- I accept that the applicant had not retained solicitors to act for him in relation to his treatment by the Logan hospital in late 2004. If the applicant made the statements recorded in the hospital notes, that would reflect some awareness on his part of the possibility of making a claim against the hospital. However, it does not show that he knew of the existence of evidence which would make it worthwhile to pursue a claim against the hospital. Whether his awareness of the possibility of a claim meant that, acting reasonably, he should have taken steps to investigate it, would depend on the circumstances in which he found himself. I have already made reference to these circumstances. In my opinion, for the reasons I have discussed, it was reasonable for him not to investigate the potential claim in late 2004, and indeed not to do so until early 2007, by which time significant treatment had been provided by Professor Wall.
- I do not attribute much significance to the fact that the applicant had lawyers acting for him in the criminal proceedings. He says that he asked them if they could assist him to investigate a possible claim against Queensland Health, and was advised that they could not do so. That demonstrates the taking of some step with the view to investigating whether he had a basis to commence an action, which was unsuccessful. In light of the matters discussed earlier, I do not think it was unreasonable for the applicant not to do more.
Decisive character of Professor Wall’s report
- The respondent relies upon the fact that the proceedings were commenced in September 2007 as demonstrating that Professor Wall’s report does not constitute a material fact of a decisive character for the purposes of s 31 of the Limitation Act.
- The respondent has orally submitted that an action based upon the failure of the doctor who carried out the surgery in April 2004 to advise the applicant before undergoing surgery to undertake a course of preparation is a different cause of action from one based on a negligent act in the course of performing the surgery itself. In my view, the availability of evidence to support a cause of action based on negligence in relation to giving advice is a material fact of a decisive character. Evidence is required to support a claim alleging that the treating doctor was negligent because he did not advise the applicant of the need to undergo a substantive period of preparation, without which it would be unwise to undergo the surgery, and without it would almost certainly be unsuccessful. A typical source of such evidence is a medical specialist. Without such evidence, a reasonable person, taking appropriate advice, would not consider that a claim based on that cause of action would have reasonable prospects of success and have resulted in an award of damages sufficient to justify the bringing of an action. The respondent does not attempt to identify any evidence of this kind available to the applicant before Professor Wall provided his report in May 2008.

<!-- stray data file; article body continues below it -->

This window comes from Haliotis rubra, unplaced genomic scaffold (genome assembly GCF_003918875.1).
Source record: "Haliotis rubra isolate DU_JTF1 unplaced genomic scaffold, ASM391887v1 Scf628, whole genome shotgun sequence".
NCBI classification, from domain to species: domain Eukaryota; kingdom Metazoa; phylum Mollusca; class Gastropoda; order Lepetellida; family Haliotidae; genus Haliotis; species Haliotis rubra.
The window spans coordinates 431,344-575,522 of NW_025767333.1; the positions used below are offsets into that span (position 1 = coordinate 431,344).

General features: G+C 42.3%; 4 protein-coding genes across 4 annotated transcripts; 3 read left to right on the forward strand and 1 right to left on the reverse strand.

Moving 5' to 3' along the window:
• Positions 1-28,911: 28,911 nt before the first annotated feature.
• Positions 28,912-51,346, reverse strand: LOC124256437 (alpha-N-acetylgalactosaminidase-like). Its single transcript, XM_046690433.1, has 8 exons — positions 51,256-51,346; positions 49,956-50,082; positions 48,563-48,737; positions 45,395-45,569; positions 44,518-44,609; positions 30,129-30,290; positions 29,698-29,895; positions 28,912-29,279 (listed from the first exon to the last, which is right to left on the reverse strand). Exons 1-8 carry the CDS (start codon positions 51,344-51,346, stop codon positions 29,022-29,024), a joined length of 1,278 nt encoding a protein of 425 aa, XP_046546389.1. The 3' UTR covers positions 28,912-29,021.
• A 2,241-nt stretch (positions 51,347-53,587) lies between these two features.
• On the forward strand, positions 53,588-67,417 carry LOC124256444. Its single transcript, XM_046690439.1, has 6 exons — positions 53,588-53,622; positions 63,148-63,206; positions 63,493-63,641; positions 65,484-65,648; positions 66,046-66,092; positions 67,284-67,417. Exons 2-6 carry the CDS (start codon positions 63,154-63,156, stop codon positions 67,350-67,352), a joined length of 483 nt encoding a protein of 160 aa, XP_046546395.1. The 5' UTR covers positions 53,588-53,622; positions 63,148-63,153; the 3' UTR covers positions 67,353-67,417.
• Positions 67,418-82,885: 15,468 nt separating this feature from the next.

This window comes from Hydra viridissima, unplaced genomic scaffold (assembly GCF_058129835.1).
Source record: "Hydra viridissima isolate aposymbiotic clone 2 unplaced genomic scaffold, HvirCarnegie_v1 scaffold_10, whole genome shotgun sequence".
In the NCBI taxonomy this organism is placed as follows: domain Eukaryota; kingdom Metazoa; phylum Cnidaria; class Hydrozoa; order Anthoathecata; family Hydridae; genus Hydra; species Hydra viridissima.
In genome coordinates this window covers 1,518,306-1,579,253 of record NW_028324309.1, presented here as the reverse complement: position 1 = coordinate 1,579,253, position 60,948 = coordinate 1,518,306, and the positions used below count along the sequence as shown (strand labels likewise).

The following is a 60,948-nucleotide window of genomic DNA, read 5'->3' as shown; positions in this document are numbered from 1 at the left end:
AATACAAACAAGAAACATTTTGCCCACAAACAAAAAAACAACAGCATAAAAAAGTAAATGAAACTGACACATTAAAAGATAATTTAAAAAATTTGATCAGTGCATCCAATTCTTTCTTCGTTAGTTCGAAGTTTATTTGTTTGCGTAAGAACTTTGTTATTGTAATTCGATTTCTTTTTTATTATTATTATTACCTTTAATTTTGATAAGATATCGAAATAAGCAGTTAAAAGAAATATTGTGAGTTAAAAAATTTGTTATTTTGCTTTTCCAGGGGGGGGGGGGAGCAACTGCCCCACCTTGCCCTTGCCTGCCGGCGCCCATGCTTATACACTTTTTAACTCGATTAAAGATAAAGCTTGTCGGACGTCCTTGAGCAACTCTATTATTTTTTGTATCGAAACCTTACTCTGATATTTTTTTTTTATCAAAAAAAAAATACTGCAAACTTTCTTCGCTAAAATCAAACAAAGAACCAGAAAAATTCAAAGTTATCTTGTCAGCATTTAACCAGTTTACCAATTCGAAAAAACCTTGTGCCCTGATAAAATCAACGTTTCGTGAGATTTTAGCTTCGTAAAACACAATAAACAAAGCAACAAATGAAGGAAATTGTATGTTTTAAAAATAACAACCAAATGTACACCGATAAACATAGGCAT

- The respondent relies upon a passage from Castillon v P & O Ports Limited (No 2) which deals with the significances of the fact that, in that case, the plaintiff had commenced proceedings at an early point in time. Castillon is a very unusual case. The plaintiff in that case twice made an application for an extension of the limitations period under s 31 of the Limitation Act. On the first occasion he was unsuccessful, the learned primary judge finding that, prior to 27 November 2001, it was within the plaintiff’s means of knowledge that he was suffering from permanent injury which was likely to prevent him from continuing in his position as crane operator. The second application was made some years later, on the basis that documents had come to light, which should have been disclosed by the defendant prior to the determination of the first application. The Court of Appeal confirmed the finding made at first instance on the first application that by 30 October 2001, the material facts of a decisive character were within the plaintiff’s means of knowledge. That finding was based upon facts known to the plaintiff, including the report of an occupational therapist dated 30 October 2001, indicating that his working life was likely to be significantly curtailed as a result of his injuries, resulting in significant economic loss. An orthopaedic surgeon had also provided a report, prior to 30 October 2001, to the effect that he could not continue to work as a crane operator. The plaintiff stopped work because of his injury on 26 November 1999, and, save for a period of about seven months in the second half of 2002 and early 2003, did not attend at work again until the final termination of his employment in December 2004.